Anatomy of a Bonk

I’ve wrote about bonks before, when a cyclist’s energy reserves are gone and they find themselves having a conversation with their body.  The body says, sit down under that tree, and the cyclist says, nahh I got to keep going.  For me the conversation usually becomes a negotiation, “OK body, as soon as I get to that tree up there I’ll take a 30 second break, I promise.”

Today I met up with some folks for a mountain bike ride.  I did a similar ride last week, and felt awesome.  Last week I had unending stores of energy.  I could push myself seemingly without consequence.  Today was different.  I didn’t feel great from the start but  I didn’t feel bad either, and I was having no problem with the pace.  We were riding One Horse Gap benchcut trail and it was perfect, dry trails meaning no giant bike swallowing mud holes.  But these are still far from groomed trails, 7 mph here is a good average.

matt dead

At 7.5 miles, the halfway point, I realized I was really hot, but still feeling good.  It was about 12:30, I had been up since 5AM and had consumed about 600 calories for the day so I ate some cookies.  Earlier in the ride I had experimented with a protein bar, probably the worst thing I could eat on a super hot day.   With about a mile to go I was feeling kind of weak and just a bit dizzy.  I announced I was taking a short cut because I am a TRAIL MASTER.  Me and a pal turned left and the other 5 riders went right.  I rode right past the short cut trail and started climbing the dreaded SIX SISTERS, a series of stupidly steep gravel climbs.

After the third sister I realized I had missed the trail.  At this point I was getting delirious.  I was unable to climb anything and was walking, well nearly crawling.  Bonks can be brought on by lack of calories, lack of water, lack of electrolytes, or even excessive heat, I think this bonk was caused by all four, it was a SUPER BONK.   This is how it felt:

  • Thoughts become slow, like they are butterflies and you have to catch them with a net before they can get away
  • The smallest exertion will take your breath away.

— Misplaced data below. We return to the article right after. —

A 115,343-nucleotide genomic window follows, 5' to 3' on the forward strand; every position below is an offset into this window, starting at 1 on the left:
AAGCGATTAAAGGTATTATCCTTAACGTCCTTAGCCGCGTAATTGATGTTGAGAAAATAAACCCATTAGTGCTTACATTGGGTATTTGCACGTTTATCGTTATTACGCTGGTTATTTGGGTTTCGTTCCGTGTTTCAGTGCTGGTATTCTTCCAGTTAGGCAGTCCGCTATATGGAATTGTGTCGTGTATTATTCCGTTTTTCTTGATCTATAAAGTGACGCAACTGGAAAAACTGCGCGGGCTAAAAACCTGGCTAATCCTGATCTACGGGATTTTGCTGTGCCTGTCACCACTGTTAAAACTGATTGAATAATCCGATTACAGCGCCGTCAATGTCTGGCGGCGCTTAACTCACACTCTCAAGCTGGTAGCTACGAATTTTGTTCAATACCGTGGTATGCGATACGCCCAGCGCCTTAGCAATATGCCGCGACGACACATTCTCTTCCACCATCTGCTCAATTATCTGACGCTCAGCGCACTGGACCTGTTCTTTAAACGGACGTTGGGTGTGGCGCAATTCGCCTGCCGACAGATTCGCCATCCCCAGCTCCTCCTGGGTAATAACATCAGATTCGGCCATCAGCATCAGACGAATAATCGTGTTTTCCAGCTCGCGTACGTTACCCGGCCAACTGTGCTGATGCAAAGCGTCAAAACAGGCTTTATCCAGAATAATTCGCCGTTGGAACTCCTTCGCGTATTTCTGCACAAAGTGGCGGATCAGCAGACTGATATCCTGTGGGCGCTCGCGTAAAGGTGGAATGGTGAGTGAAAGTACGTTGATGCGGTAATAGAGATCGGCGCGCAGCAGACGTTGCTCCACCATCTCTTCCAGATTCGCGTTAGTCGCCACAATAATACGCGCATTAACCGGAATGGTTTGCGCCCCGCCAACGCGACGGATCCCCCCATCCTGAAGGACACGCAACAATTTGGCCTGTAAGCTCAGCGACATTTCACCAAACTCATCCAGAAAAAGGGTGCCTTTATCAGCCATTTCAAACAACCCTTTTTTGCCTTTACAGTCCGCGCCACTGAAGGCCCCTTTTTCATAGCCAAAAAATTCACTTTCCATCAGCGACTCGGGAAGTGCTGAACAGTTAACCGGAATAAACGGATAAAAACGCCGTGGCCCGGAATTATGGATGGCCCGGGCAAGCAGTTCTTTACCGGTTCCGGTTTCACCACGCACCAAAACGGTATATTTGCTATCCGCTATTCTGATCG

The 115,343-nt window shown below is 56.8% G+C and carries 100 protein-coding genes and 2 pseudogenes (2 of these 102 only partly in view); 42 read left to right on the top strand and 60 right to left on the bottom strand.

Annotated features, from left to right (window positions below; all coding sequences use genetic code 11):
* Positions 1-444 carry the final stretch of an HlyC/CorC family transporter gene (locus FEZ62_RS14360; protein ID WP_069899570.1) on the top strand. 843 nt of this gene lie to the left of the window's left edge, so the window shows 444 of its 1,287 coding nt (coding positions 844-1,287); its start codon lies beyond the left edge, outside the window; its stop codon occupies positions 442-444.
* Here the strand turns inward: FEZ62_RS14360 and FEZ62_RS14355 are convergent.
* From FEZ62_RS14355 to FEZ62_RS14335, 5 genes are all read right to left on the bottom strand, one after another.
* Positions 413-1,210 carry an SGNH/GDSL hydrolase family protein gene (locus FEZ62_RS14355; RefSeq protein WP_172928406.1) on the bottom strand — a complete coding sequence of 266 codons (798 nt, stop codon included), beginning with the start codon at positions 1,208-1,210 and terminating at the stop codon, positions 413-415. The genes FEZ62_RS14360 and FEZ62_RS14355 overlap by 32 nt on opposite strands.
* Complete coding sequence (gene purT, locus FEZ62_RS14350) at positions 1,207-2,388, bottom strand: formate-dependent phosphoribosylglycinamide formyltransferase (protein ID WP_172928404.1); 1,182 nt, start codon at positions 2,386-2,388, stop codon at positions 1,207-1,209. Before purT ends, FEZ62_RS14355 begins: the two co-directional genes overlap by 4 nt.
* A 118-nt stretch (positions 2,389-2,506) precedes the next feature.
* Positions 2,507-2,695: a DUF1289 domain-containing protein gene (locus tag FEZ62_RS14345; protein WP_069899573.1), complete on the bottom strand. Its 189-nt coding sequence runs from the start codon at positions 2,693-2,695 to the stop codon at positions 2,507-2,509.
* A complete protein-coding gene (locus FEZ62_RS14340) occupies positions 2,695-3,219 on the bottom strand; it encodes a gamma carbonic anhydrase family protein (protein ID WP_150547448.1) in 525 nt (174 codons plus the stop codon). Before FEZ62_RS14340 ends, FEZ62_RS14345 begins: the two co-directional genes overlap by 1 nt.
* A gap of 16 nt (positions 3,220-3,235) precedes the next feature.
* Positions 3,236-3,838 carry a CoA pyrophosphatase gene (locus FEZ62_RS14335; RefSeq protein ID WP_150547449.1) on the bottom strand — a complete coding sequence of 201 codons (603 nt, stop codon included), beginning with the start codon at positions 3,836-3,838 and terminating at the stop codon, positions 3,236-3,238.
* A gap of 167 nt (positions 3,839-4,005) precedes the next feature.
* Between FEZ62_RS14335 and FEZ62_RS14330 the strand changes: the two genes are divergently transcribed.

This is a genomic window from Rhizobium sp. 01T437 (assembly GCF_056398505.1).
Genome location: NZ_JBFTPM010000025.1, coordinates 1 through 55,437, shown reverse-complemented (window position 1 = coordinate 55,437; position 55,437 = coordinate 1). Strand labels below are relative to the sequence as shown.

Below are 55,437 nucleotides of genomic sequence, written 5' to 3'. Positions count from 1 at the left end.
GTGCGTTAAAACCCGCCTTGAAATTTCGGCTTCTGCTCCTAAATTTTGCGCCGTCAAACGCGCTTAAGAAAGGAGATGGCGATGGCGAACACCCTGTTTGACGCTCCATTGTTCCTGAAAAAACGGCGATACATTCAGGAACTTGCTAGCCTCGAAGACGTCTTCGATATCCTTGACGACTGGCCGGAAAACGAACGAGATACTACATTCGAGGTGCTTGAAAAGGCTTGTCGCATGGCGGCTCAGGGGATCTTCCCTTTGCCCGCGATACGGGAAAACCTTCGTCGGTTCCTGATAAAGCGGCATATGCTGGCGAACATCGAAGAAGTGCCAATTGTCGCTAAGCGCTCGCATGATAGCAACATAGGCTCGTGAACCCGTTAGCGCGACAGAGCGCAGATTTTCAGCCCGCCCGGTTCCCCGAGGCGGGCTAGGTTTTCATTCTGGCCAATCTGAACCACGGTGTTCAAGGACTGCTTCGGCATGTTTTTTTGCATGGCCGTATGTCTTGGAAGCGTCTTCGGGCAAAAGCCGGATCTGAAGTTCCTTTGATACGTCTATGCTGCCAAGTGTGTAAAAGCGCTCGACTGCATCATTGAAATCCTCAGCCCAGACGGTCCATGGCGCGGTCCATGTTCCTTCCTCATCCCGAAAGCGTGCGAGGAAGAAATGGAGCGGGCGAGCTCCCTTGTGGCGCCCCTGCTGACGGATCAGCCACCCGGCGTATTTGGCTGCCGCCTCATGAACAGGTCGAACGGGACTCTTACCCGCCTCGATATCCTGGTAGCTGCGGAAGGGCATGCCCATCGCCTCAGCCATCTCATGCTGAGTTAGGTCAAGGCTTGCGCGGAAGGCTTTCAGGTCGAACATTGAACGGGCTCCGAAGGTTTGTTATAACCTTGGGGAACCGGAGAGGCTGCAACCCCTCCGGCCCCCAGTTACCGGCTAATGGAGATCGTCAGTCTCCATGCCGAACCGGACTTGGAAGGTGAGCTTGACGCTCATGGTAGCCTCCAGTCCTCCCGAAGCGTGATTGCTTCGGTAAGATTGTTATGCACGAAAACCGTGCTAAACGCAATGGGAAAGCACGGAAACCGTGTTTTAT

• Your consciousness recedes deeper into your head, as if you are looking through another person’s eyes.
  • In many cases my stomach feels as if it has tied itself into a knot, especially in a heat bonk.  Drinking water seems like a necessity but it is ejected from your gut the moment it gets there.
  • You feel an exaggerated sense of doom, you may only be a quarter mile from the end of the ride, but it might as well be a 100 miles, you begin to wonder if you can be airlifted out.

My buddy who was with me, being the good pal that he is left me to ride ahead and tell the others I was on my way.  I pushed my bike up the final hill with the vehicles in sight at an excruciatingly slow pace.  When I arrived I collapsed unable to even rack my bike.  A girl who weighs half of me picked my bike off the ground and lifted it on the rack.  I put my head in my hands and simultaneously thanked God for getting me safely back, and cursed God for the massive weakness and embarrassment of becoming a giant human pile of mush.

The weekend before had been 15 degrees cooler so that probably explains how I was able to ride much faster, I also took in many more calories and fluids last week.  Also last week the calories I took in were all pure sugar based.  I think the protein bar was a bad move. This bonk was easily preventable with better nutrition, like all bonks, and I’ve had a lot, yet I never learn.

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About Matt Gholson

Cycling, school teaching, husband.
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